The deadline for entering the UK national phase of the PCT, or the European regional phase of the PCT is 31-months from the PCT application’s filing or priority date, whichever is earlier.
If the 31-month deadline is missed, then the EPO will issue a notice stating that the European patent application is deemed withdrawn. This notice usually takes a month or so to issue. The applicant then has a period of 2-months, beginning on the date of notification of deemed withdrawal, to enter the European regional phase of the PCT using “further processing”. Further processing involves filing a request, and paying a further processing fee, which is 50% of the official fees, plus a further processing fee (currently €240) in respect of the request for examination.
After the “further processing” period, it may, in a few rare cases, still be possible to apply to restore the application via the “restitutio in integrum” procedure. “Restitutio” is very much a last resort option, and is granted at the discretion of the EPO.
The hurdle that needs to be overcome, for restitutio, is that the application was not filed, despite all due care in the circumstances having been taken. This requires the applicant to have always intended to enter the EPO regional phase, to have made that intention known, and for the applicant and the agent to have had an effective reminder system in place, but despite this, the deadline being missed for an unforeseeable reason. Therefore, simply forgetting the date, a change of mind, or miscalculating the date is insufficient, as that would fail the “all due care” test. Likewise, lack of funds is almost never sufficient excuse for missing the date, unless, somehow, the applicant was actually incapable, e.g. due to a freezing of its bank accounts, by virtue of a Court Order, etc., of paying the fees. On the other hand, acceptable reasons include the death or incapacity of the applicant and/or agent, natural disasters, or circumstances that can be shown to be completely outside the control of the applicant and agent.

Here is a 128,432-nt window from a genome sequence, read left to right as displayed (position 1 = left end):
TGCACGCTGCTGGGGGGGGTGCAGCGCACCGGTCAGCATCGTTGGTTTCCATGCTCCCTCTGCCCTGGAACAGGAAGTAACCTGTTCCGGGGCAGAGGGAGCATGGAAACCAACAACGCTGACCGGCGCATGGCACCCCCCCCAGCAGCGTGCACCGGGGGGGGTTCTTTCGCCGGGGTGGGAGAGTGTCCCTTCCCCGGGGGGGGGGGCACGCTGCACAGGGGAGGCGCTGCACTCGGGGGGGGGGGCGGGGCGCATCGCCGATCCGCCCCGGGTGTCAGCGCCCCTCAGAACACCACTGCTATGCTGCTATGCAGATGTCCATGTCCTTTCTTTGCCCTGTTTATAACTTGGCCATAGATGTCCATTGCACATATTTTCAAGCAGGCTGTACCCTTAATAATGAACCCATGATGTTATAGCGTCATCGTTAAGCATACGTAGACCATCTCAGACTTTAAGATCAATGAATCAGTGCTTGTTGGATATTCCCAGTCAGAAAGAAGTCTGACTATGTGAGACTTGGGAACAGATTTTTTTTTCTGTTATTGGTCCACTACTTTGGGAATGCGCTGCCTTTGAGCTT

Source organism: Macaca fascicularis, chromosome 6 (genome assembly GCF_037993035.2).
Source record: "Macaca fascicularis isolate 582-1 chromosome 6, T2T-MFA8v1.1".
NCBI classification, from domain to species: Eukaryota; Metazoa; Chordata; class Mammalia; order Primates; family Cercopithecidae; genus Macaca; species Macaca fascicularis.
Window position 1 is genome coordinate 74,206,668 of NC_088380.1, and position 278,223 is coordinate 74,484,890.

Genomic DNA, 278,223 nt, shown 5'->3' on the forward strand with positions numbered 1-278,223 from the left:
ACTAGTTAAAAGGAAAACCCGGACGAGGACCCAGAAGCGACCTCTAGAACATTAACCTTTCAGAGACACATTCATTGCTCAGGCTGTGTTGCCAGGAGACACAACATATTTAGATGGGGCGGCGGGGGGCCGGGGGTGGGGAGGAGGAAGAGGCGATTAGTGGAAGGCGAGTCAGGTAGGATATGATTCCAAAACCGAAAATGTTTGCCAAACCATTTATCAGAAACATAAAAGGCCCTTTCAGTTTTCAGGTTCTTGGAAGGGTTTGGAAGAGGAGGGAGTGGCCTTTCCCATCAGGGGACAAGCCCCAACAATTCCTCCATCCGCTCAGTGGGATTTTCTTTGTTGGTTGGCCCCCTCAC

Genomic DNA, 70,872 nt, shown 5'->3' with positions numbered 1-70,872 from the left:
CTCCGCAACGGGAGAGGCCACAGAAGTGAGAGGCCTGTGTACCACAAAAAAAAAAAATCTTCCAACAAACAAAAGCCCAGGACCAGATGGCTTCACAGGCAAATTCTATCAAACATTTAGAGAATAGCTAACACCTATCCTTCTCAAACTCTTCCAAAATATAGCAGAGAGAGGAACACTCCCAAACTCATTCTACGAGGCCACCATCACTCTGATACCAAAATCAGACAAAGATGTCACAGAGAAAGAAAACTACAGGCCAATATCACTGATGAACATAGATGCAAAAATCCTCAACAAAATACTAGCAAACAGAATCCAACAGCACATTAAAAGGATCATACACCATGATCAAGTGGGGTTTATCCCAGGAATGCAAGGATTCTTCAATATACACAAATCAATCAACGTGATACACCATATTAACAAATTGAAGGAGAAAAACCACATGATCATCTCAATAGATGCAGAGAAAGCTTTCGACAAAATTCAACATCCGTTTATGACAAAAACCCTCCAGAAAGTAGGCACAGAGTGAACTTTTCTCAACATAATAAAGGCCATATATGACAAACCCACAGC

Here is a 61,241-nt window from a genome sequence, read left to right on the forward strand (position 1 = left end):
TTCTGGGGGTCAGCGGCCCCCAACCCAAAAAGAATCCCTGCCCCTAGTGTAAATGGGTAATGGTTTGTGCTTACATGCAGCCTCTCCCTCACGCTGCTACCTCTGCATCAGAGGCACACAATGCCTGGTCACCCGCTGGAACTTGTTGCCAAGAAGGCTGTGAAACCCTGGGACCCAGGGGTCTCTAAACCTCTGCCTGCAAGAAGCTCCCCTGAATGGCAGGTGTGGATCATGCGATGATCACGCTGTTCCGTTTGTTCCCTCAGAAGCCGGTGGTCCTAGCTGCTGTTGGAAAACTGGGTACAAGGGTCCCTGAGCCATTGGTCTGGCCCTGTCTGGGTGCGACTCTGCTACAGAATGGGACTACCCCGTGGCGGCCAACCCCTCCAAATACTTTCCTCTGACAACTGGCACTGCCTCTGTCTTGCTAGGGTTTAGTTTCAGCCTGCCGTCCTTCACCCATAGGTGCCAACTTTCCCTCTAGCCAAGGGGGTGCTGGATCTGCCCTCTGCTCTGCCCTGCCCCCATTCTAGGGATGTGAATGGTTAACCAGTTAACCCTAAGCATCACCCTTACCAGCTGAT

If the 31-month deadline is missed, then (unlike the EPO) the UKIPO will not will issue a notice of deemed abandonment. However, the applicant does still have a period of 2-months, calculated from the 31-month deadline, to late-enter the UK national phase, provided the late entry was “unintentional”.
To meet the “unintentional” test, the Applicant must always have intended to enter the UK national phase (a mere intention to obtain a UK patent per se is insufficient, as this could be achieved via the EPO route). In other words, the Applicant must have had an actual intention to enter the UK national phase. As such, actually proving this underlying intention can often be difficult.
If the extended deadline is missed, there is the “last resort” option of applying for restoration: a procedure that mirrors, to a large extent, the EPO’s restitutio procedure outlined above. As per the EPO, the UKIPO’s restoration procedure is discretionary, very much the exception, and carries a very high evidential burden on the Applicant to prove the despite all due care criterion.